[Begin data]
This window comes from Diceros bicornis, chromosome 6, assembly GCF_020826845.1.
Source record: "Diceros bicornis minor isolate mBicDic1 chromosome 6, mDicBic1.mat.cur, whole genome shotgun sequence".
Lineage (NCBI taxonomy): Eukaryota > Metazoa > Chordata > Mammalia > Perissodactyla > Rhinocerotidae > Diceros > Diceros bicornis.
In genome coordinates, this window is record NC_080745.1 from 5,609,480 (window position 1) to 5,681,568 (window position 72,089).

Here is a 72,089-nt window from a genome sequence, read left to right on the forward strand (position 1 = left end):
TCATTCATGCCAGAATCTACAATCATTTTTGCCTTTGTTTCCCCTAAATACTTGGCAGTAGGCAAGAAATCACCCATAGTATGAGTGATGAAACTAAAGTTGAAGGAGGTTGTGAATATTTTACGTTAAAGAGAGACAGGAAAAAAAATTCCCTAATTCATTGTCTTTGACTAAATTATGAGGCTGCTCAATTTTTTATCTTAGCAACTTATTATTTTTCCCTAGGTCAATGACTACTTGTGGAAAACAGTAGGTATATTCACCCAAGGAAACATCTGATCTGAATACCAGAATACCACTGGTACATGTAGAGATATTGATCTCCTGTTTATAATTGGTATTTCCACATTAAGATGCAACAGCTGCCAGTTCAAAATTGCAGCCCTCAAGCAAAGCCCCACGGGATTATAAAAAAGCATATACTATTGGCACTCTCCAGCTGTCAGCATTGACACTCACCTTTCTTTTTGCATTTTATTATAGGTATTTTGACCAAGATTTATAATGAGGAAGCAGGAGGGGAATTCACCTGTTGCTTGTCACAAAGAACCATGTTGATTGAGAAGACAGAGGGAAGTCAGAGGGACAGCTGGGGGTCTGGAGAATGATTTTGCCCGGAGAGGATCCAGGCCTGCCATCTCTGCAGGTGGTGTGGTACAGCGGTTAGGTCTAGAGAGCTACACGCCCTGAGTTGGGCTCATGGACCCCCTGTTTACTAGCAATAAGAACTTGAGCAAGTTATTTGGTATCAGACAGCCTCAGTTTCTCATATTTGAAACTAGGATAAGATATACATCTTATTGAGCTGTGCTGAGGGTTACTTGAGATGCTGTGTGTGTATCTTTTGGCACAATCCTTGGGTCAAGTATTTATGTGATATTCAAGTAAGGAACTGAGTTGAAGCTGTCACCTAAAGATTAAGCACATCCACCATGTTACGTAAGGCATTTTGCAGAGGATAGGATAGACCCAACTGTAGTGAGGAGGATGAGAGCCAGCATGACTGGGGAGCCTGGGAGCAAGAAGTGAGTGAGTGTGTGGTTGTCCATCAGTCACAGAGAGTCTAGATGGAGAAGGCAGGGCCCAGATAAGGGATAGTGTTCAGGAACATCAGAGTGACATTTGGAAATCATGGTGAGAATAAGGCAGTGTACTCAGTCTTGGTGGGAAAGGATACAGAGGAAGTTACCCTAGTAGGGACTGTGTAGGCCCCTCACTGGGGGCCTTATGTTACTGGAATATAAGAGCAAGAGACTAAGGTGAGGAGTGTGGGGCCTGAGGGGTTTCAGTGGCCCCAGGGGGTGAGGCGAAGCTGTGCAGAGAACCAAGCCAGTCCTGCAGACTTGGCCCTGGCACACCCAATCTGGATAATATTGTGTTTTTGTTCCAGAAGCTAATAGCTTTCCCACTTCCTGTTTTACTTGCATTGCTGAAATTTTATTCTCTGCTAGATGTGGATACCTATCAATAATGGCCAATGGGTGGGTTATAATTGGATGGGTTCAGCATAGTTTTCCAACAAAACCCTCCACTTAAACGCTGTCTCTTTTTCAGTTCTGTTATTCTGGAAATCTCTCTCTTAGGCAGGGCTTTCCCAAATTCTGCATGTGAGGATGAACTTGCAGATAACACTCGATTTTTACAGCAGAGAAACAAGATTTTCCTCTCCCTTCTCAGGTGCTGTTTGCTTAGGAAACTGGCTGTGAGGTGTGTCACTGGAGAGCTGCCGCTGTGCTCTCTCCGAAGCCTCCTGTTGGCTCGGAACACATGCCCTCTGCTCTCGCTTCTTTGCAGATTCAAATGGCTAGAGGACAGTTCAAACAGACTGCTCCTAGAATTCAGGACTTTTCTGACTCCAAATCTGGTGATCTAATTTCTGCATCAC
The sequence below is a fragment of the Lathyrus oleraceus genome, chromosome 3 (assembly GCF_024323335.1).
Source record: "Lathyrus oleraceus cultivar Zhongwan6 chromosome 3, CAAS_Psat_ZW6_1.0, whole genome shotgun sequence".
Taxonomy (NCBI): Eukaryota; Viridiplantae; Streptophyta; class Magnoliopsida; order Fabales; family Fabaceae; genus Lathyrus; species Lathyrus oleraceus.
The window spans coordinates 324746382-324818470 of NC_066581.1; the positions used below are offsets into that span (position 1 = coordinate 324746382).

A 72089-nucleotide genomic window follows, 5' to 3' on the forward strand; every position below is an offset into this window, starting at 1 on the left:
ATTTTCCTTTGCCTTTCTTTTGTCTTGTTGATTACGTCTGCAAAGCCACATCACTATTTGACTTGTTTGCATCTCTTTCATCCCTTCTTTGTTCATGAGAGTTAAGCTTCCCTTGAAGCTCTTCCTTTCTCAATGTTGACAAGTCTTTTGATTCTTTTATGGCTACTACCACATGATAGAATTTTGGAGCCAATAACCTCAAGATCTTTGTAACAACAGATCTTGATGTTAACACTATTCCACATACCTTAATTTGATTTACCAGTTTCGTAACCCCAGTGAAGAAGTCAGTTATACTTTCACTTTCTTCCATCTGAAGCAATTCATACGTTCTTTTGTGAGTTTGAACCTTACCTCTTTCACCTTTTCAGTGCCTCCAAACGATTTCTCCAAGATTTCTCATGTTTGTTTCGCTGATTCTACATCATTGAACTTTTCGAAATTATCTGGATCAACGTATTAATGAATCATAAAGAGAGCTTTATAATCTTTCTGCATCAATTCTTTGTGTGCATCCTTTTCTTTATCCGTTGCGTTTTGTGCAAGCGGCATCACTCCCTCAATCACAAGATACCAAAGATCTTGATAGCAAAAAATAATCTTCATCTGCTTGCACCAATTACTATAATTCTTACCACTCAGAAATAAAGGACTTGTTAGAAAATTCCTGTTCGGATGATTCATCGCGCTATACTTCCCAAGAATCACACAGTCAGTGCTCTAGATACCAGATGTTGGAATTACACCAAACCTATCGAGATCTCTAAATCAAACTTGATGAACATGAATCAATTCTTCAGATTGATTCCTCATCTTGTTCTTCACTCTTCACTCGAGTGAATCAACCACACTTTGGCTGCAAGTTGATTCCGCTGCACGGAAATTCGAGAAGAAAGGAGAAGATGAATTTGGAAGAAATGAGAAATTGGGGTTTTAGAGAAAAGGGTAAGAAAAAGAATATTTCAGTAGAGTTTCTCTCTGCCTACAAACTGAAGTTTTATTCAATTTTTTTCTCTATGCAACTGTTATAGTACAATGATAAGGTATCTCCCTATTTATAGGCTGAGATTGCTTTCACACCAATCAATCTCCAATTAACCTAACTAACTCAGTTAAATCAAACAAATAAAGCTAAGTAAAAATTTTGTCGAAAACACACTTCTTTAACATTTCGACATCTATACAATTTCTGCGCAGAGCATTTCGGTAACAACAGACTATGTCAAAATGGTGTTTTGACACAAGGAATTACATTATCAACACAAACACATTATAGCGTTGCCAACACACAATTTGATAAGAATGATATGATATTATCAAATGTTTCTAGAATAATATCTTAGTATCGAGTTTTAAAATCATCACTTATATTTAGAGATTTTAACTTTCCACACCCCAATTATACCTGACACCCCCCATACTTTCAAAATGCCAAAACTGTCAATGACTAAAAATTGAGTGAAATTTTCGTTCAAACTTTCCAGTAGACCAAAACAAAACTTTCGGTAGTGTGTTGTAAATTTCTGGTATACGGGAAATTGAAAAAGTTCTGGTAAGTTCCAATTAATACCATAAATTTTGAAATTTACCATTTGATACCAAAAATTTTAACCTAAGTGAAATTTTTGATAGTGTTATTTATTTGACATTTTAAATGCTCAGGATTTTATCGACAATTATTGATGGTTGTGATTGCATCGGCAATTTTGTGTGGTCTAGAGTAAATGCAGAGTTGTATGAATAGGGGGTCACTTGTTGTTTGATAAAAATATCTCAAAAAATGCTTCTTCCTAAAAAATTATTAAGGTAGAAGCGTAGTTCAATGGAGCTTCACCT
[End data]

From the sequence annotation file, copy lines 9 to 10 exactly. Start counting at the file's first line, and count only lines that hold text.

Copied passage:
Taxonomy (NCBI): Eukaryota; Viridiplantae; Streptophyta; class Magnoliopsida; order Fabales; family Fabaceae; genus Lathyrus; species Lathyrus oleraceus.
The window spans coordinates 324746382-324818470 of NC_066581.1; the positions used below are offsets into that span (position 1 = coordinate 324746382).